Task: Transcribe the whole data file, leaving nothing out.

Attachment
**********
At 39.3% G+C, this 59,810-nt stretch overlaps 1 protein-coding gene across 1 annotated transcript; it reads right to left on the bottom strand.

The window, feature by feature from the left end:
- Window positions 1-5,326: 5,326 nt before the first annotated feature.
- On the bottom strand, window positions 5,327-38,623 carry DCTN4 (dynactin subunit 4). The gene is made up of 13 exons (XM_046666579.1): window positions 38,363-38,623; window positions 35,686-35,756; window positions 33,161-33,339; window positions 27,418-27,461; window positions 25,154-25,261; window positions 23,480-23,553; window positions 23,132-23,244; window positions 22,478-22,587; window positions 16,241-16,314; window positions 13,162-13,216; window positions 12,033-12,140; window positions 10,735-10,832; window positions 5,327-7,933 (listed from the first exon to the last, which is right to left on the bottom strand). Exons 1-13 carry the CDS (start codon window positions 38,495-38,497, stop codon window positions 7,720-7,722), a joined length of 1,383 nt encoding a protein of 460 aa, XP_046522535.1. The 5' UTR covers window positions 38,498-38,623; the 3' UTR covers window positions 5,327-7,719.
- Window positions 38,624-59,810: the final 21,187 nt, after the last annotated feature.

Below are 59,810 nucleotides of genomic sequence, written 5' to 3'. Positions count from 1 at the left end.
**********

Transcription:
At 39.3% G+C, this 59,810-nt stretch overlaps 1 protein-coding gene across 1 annotated transcript; it reads right to left on the bottom strand.

The window, feature by feature from the left end:
- Window positions 1-5,326: 5,326 nt before the first annotated feature.
- On the bottom strand, window positions 5,327-38,623 carry DCTN4 (dynactin subunit 4). The gene is made up of 13 exons (XM_046666579.1): window positions 38,363-38,623; window positions 35,686-35,756; window positions 33,161-33,339; window positions 27,418-27,461; window positions 25,154-25,261; window positions 23,480-23,553; window positions 23,132-23,244; window positions 22,478-22,587; window positions 16,241-16,314; window positions 13,162-13,216; window positions 12,033-12,140; window positions 10,735-10,832; window positions 5,327-7,933 (listed from the first exon to the last, which is right to left on the bottom strand). Exons 1-13 carry the CDS (start codon window positions 38,495-38,497, stop codon window positions 7,720-7,722), a joined length of 1,383 nt encoding a protein of 460 aa, XP_046522535.1. The 5' UTR covers window positions 38,498-38,623; the 3' UTR covers window positions 5,327-7,719.
- Window positions 38,624-59,810: the final 21,187 nt, after the last annotated feature.

Below are 59,810 nucleotides of genomic sequence, written 5' to 3'. Positions count from 1 at the left end.